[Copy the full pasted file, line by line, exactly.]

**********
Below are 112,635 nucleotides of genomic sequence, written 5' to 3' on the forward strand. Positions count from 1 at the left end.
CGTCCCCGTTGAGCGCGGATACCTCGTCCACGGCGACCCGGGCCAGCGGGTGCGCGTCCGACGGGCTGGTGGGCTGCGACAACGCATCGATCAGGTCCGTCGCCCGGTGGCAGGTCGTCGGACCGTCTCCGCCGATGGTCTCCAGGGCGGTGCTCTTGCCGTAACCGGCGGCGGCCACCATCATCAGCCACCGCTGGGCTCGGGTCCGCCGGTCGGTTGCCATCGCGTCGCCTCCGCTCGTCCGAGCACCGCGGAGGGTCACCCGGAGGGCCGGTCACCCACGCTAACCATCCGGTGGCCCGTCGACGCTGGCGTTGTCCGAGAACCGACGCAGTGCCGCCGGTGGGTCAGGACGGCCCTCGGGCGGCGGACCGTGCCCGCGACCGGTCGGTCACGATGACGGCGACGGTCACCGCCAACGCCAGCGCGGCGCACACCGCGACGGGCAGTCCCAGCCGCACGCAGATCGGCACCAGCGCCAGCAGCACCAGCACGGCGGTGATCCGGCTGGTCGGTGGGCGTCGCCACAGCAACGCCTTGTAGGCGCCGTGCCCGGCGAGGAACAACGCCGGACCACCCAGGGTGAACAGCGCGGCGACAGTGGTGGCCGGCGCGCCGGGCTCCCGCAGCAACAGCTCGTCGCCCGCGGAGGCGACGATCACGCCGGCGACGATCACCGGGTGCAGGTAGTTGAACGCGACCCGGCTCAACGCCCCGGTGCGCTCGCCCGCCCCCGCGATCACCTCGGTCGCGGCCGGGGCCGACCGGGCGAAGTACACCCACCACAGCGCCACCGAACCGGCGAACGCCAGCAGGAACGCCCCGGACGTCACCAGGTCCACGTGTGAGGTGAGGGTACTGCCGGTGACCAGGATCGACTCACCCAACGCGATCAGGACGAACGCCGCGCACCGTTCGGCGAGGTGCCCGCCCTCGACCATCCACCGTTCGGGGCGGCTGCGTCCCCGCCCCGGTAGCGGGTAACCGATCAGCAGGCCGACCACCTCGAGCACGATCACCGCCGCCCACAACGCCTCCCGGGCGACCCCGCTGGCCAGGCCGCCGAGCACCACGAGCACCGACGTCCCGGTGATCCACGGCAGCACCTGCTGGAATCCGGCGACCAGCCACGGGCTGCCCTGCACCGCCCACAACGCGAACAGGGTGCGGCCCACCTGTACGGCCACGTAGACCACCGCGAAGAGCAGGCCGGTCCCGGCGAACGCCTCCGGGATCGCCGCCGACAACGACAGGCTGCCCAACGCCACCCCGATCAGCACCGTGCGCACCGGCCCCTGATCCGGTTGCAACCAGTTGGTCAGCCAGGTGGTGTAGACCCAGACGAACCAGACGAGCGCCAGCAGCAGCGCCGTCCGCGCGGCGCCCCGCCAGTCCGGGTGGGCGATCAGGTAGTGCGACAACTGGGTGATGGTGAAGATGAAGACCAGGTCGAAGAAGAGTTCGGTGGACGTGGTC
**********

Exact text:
Below are 112,635 nucleotides of genomic sequence, written 5' to 3' on the forward strand. Positions count from 1 at the left end.
CGTCCCCGTTGAGCGCGGATACCTCGTCCACGGCGACCCGGGCCAGCGGGTGCGCGTCCGACGGGCTGGTGGGCTGCGACAACGCATCGATCAGGTCCGTCGCCCGGTGGCAGGTCGTCGGACCGTCTCCGCCGATGGTCTCCAGGGCGGTGCTCTTGCCGTAACCGGCGGCGGCCACCATCATCAGCCACCGCTGGGCTCGGGTCCGCCGGTCGGTTGCCATCGCGTCGCCTCCGCTCGTCCGAGCACCGCGGAGGGTCACCCGGAGGGCCGGTCACCCACGCTAACCATCCGGTGGCCCGTCGACGCTGGCGTTGTCCGAGAACCGACGCAGTGCCGCCGGTGGGTCAGGACGGCCCTCGGGCGGCGGACCGTGCCCGCGACCGGTCGGTCACGATGACGGCGACGGTCACCGCCAACGCCAGCGCGGCGCACACCGCGACGGGCAGTCCCAGCCGCACGCAGATCGGCACCAGCGCCAGCAGCACCAGCACGGCGGTGATCCGGCTGGTCGGTGGGCGTCGCCACAGCAACGCCTTGTAGGCGCCGTGCCCGGCGAGGAACAACGCCGGACCACCCAGGGTGAACAGCGCGGCGACAGTGGTGGCCGGCGCGCCGGGCTCCCGCAGCAACAGCTCGTCGCCCGCGGAGGCGACGATCACGCCGGCGACGATCACCGGGTGCAGGTAGTTGAACGCGACCCGGCTCAACGCCCCGGTGCGCTCGCCCGCCCCCGCGATCACCTCGGTCGCGGCCGGGGCCGACCGGGCGAAGTACACCCACCACAGCGCCACCGAACCGGCGAACGCCAGCAGGAACGCCCCGGACGTCACCAGGTCCACGTGTGAGGTGAGGGTACTGCCGGTGACCAGGATCGACTCACCCAACGCGATCAGGACGAACGCCGCGCACCGTTCGGCGAGGTGCCCGCCCTCGACCATCCACCGTTCGGGGCGGCTGCGTCCCCGCCCCGGTAGCGGGTAACCGATCAGCAGGCCGACCACCTCGAGCACGATCACCGCCGCCCACAACGCCTCCCGGGCGACCCCGCTGGCCAGGCCGCCGAGCACCACGAGCACCGACGTCCCGGTGATCCACGGCAGCACCTGCTGGAATCCGGCGACCAGCCACGGGCTGCCCTGCACCGCCCACAACGCGAACAGGGTGCGGCCCACCTGTACGGCCACGTAGACCACCGCGAAGAGCAGGCCGGTCCCGGCGAACGCCTCCGGGATCGCCGCCGACAACGACAGGCTGCCCAACGCCACCCCGATCAGCACCGTGCGCACCGGCCCCTGATCCGGTTGCAACCAGTTGGTCAGCCAGGTGGTGTAGACCCAGACGAACCAGACGAGCGCCAGCAGCAGCGCCGTCCGCGCGGCGCCCCGCCAGTCCGGGTGGGCGATCAGGTAGTGCGACAACTGGGTGATGGTGAAGATGAAGACCAGGTCGAAGAAGAGTTCGGTGGACGTGGTC